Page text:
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  4. I have a friend who is making the decision about taking her husband off life support this week. She's a couple of thousand miles away, and I've already been to visit her, so there's not much I can do.

    But yeah, asking for help is not one of my strong points. Oddly, I'd rather pay someone to help me than ask a friend, which is crazy, because I'd be happy to help them if they needed help.

    Good thoughts, Megan, thanks.

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  5. As you know, I am not Irish Catholic but I have same attitude towards self-sufficiency. I think it's congenital Megs. And as your 56-year-old (yes I am) first cousin,I will share some hard earned wisdom. The really "smart" ones realize they can't do it alone; they have a team behind them. Whether it's a professional team to help advance a career or a parenting team to provide insight and support. Personally, I'm now working on assembling the KEK team. BIG HUG!!!!!

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  6. I am afraid that I did not set the best example for you to follow but I followed the one set by MY mother. Stuff it and be stoical. I have tried over the years to change that and I think I have been largely successful. I hoped it would help you and your siblings as well. I'm very happy to know you will try to change for yourself and I know it will not be easy (you are the most like me)but it also takes strength to change you know?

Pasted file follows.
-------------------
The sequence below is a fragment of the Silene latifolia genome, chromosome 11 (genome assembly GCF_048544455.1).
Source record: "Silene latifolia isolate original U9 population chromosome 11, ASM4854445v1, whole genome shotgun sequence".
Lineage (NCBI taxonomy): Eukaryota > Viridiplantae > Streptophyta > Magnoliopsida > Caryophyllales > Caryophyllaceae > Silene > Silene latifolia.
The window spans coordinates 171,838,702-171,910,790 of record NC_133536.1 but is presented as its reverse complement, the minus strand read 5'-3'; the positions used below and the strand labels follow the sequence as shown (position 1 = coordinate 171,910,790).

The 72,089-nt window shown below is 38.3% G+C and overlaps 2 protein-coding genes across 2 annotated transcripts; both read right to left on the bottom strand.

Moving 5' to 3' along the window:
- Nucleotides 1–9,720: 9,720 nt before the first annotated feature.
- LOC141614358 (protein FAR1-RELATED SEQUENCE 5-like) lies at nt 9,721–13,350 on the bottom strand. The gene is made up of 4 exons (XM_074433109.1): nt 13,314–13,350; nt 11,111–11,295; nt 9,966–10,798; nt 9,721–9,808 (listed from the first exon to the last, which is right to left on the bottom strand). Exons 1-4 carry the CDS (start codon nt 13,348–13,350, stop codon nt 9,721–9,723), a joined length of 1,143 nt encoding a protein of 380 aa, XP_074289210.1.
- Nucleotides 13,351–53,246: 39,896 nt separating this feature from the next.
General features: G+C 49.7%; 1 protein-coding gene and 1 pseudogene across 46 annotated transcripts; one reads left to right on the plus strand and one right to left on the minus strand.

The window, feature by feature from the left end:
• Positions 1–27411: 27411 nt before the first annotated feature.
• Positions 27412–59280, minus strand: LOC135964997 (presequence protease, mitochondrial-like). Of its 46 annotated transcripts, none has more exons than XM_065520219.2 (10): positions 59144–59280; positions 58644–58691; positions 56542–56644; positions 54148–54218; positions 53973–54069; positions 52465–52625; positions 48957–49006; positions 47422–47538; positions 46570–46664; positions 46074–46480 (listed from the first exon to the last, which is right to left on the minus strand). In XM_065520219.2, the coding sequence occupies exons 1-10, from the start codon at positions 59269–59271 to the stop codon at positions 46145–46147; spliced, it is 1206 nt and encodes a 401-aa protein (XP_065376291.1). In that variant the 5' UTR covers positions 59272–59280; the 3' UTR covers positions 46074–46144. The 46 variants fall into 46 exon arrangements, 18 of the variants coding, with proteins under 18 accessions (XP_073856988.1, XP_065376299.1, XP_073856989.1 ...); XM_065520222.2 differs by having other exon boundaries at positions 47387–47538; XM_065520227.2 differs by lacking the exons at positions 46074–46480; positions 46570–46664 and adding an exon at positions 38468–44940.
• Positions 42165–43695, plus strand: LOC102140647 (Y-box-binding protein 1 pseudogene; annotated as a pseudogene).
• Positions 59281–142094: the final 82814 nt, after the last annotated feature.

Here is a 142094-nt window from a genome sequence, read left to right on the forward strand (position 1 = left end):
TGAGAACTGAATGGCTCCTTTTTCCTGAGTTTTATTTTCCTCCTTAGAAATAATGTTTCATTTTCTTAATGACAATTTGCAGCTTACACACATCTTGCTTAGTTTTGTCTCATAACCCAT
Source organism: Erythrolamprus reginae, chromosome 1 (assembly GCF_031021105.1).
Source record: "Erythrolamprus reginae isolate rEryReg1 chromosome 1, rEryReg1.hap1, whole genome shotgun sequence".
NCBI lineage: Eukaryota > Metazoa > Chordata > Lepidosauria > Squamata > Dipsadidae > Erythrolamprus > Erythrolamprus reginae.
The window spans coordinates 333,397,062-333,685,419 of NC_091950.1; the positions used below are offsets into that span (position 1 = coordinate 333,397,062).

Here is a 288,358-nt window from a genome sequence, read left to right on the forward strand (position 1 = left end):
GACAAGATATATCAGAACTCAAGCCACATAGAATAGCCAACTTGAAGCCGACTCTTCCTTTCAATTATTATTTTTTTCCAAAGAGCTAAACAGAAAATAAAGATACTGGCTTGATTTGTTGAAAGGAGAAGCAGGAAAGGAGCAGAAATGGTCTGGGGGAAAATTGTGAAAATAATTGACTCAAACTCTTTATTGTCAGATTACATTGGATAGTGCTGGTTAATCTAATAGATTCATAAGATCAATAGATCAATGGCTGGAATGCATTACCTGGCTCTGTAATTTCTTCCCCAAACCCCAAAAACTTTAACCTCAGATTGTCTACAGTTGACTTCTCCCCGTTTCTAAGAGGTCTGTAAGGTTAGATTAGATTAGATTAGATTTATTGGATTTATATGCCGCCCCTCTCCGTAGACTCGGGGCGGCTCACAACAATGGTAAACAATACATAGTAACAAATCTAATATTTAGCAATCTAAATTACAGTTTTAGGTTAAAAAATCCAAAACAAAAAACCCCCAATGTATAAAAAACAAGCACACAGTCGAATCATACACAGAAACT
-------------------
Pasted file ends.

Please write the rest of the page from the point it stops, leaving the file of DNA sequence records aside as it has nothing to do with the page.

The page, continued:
One of my favorite expressions that I picked up somewhere along the way is very true, ie: "Tears are the safety valve of the heart." ILY, Mom

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  7. Damn, I wrote a great post and then it didn't stick... not sure I can replicate it. The gist was that I am basically a strong woman (Sagittarian- cousin! And of Vroom gene pool) and yesterday and today I was a puddle. One sister called to say 'hi' and got the first bout of tears and today the other sister called me while I was driving between meetings and became a puddle again, and she said: "it's very hard to take care of the entire world all by yourself" (paraphrased, but on the money). At the end of my babble, she said; "even when you are not at full speed, you are better than the average bear".